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The Square is a Caustically Elegant Satire With No Right Angles

The Square is a Caustically Elegant Satire With No Right Angles
From TIME - October 26, 2017

It's challenging enough to make a comfortable life for yourself. How much are you supposed to care about the welfare of others, particularly people who have fallen through society's cracks?

There's no measurable answer to that question. Which is perhaps why, in wrestling with it, Swedish director Ruben Ostlund's caustically elegant satire The Square has no real ending. It does, however, have a beginning and quite a few terrific middles. The picture, winner of this year's Palme d'Or at Cannes, is ambitious and frustrating, teasing us into wanting to know exactly where it's going, only to slip away with a final shot that's barely a whisper. Yet its seductiveness is sublime. Instead of making you think--a tack that never works anyway--its way of thinking trails you, devilishly, out of the theater. It's a trickster in movie form.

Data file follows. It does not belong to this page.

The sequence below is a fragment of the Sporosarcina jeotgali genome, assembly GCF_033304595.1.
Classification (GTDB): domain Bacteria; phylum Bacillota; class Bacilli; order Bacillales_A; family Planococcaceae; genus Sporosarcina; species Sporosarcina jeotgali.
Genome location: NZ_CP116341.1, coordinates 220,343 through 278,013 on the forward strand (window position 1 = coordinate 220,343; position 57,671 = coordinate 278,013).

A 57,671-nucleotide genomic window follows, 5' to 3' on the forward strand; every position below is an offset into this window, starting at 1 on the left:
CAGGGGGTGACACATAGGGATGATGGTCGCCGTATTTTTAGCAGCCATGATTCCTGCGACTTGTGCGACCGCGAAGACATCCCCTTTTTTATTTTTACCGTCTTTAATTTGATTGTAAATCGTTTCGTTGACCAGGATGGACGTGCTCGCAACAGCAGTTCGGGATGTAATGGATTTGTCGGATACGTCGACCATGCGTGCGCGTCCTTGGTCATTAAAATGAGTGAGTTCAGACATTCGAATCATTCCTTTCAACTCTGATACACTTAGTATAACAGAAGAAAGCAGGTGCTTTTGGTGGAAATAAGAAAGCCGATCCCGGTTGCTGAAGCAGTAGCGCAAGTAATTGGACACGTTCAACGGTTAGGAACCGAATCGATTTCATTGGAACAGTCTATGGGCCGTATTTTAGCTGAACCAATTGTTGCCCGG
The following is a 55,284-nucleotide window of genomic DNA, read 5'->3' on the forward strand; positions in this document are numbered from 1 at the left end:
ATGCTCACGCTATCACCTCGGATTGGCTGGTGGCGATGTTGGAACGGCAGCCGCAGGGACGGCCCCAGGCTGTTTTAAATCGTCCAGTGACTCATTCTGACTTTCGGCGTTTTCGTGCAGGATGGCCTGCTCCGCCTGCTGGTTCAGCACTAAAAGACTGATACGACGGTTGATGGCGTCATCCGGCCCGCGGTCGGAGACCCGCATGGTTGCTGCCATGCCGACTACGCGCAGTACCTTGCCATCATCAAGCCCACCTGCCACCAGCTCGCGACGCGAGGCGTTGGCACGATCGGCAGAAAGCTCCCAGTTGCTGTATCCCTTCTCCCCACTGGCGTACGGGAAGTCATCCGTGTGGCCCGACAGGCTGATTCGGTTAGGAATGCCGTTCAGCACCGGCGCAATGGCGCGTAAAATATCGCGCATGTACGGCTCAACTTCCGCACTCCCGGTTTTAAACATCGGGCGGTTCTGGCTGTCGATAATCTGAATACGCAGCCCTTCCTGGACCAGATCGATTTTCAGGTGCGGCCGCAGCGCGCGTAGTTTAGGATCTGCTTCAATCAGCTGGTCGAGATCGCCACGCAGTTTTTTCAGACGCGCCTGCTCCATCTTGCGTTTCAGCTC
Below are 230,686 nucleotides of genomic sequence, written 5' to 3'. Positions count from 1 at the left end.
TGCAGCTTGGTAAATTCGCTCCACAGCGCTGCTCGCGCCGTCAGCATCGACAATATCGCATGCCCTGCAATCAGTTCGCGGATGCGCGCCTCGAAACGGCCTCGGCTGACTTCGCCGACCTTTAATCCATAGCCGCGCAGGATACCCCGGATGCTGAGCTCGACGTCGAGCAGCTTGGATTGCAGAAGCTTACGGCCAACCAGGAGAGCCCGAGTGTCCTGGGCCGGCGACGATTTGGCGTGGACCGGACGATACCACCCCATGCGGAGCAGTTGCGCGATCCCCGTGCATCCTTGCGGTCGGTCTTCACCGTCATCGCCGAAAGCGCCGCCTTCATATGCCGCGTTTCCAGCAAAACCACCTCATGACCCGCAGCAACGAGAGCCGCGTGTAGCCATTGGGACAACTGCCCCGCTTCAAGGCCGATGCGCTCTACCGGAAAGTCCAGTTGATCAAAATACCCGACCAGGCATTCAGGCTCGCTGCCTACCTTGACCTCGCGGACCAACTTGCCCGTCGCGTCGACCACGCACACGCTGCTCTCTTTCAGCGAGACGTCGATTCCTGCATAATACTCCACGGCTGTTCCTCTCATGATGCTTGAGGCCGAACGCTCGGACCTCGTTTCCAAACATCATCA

Danish actor Claes Bang plays Christian, the suave, 50-ish chief curator of a Stockholm museum dedicated to out-there art. This tony institution is gearing up for a new exhibit, "The Square," whose chief feature is a strict arrangement of cobblestones accompanied by a plaque that reads, in part, The Square is a sanctuary of trust and caring. The exhibit is an invitation to ponder the nature of the social contract, and how on earth does an institution sell that?

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